The first genetically-born child in the world was Alexis Valerie Hubbard. Her father, Lafayette Ronald Hubbard, was believed to have conducted experiments on her. L. Ron Hubbard, the progenitor of the Church of Scientology, devised a methodology called Dianetics, aimed at purging the mind of negative mental impressions to treat psychosomatic disorders. Let us delve deeper into Alexis Valerie Hubbard’s background and what transpired in her life.
Regarding Alexis, she was indeed the daughter of L. Ron Hubbard, born just weeks before his 1950 publication of “Dianetics: The Modern Science of Mental Health,” which profoundly impacted his destiny. The man who introduced the revolutionary mental concept of Dianetics was also the father of the world’s inaugural Dianetics child, whom he named Alexis Valerie.
Throughout her prenatal phase, Alexis Valerie was meticulously shielded from any loud noises, jolts, or parental conflicts that could induce engrams. Consequently, she displayed remarkable early development, engaging in conversation at three months, crawling at four, yet paradoxically manifesting a fear of liberation.
Lafayette Ronald Hubbard, a prominent American author and the founder of the Church of Scientology, was born to Harry Ross Hubbard and Ledora May Waterbury. After an initial marriage to Margaret Polly Grubb, with whom he had a son, he later wed Sara Northrup Hollister. Alexis Valerie Hubbard was the name bestowed upon their offspring. Sara, Alexis’s mother, played a pivotal role in the evolution of Dianetics, which subsequently evolved into the religion of Scientology.
Hubbard’s ascendancy culminated in his leadership of the Church of Scientology. On March 8, 1950, he and Sara welcomed their daughter, Alexis Valerie. Soon after, in Elizabeth, New Jersey, the Hubbard Dianetic Research Foundation, dedicated to disseminating knowledge of Dianetics, appointed Northrup as a director. Thus, it was presumed that Alexis benefited from Dianetic therapy, designed to prevent distressing or alarming experiences.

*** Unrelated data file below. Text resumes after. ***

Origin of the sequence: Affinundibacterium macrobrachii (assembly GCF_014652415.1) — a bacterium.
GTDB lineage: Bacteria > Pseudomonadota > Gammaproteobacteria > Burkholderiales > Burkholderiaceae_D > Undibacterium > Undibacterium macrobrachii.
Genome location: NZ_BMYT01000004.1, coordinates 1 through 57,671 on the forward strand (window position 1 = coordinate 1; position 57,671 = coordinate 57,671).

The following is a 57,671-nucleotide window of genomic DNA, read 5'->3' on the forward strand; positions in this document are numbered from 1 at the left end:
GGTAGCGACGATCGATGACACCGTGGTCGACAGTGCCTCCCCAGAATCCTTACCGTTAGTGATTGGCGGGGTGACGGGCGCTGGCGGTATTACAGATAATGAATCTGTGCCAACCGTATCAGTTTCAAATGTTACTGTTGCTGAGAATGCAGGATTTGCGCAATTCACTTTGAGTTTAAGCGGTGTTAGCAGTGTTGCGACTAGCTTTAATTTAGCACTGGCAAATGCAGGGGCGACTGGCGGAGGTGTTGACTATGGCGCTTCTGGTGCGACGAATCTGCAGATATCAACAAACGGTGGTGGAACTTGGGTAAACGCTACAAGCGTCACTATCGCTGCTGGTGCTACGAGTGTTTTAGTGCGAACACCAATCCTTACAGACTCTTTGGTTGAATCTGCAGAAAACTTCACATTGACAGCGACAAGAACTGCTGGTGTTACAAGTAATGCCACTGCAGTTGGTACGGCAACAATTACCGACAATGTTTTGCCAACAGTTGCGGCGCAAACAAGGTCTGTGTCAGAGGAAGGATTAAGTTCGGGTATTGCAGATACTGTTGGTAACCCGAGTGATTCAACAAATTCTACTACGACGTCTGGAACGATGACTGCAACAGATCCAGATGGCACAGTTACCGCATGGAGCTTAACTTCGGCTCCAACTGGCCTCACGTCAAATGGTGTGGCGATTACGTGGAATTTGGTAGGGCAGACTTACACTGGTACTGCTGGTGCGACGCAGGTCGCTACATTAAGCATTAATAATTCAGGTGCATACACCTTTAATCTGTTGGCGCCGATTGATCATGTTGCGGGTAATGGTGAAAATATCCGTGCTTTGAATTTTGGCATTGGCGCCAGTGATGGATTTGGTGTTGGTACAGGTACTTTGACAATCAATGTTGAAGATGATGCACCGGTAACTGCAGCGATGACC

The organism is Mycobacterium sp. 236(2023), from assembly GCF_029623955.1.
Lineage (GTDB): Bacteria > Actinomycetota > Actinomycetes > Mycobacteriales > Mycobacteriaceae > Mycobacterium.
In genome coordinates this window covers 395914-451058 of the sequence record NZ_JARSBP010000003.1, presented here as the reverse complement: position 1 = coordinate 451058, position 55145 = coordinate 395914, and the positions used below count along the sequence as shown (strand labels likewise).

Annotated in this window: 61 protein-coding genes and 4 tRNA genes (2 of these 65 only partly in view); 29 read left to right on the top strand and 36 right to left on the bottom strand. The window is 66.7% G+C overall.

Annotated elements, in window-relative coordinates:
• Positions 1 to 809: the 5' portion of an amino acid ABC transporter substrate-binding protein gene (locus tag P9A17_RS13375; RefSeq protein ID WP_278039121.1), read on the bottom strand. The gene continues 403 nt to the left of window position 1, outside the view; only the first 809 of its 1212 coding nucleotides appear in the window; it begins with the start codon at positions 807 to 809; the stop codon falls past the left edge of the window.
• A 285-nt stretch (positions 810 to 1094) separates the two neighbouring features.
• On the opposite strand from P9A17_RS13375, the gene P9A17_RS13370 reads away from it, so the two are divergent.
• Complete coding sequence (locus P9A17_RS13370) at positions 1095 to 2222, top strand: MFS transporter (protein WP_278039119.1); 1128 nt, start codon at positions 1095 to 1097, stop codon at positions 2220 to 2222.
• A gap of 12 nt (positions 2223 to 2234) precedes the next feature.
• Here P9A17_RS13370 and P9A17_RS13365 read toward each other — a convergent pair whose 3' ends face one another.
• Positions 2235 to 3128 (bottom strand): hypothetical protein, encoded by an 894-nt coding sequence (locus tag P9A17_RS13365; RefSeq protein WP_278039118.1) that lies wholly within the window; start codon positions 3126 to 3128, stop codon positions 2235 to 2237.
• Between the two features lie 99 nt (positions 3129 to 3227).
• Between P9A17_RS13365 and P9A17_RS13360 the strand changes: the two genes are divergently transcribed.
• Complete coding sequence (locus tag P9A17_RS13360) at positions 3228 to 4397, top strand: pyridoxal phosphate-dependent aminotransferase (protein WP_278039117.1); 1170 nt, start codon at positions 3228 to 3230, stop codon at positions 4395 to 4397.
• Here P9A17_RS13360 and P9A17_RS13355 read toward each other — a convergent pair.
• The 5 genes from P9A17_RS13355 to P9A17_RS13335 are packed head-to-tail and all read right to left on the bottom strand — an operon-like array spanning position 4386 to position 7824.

Years later, Alexis and Northrup were subject to kidnapping by Hubbard. On the evening of February 24, 1951, while Northrup went to watch a movie, John Sanborne looked after Alexis. Upon Hubbard’s arrival, he took the child. Subsequently, he appeared with two employees from his Dianetics Foundation, threatening never to allow Northrup to see her daughter again unless she returned.
After coercing her into a car, they headed to San Bernardino, California, where Hubbard attempted to have a physician declare his wife insane. When he failed to find her, he transported her to Yuma Airport in Arizona, just across the state line. He coerced her into signing a paper stating she had willingly accompanied him, promising to reveal Alexis’s whereabouts.
Though Northrup agreed, Hubbard broke his promise and departed for Chicago. There, he enlisted a doctor to provide a favorable mental evaluation, refuting Northrup’s claims. He then contacted her, claiming he had dismembered their daughter, disposing of the remains in a river, rather than divulging her location. Upon her return home, Northrup reported the incident as a kidnapping, but the Los Angeles Police Department dismissed it as a personal dispute. In April 1951, after an unsuccessful six-week search, she filed a habeas corpus petition at the Los Angeles Superior Court, seeking Alexis’s return. The conflict swiftly garnered media attention.
The enigmatic Alexis Valerie Hubbard, the world’s first Dianetic child, remains unaccounted for. Her appearance, and even her survival, remains an enigma. In 2017, an individual claimed to be Alexis Valerie Hubbard on Facebook, but no substantiated information exists regarding her fate.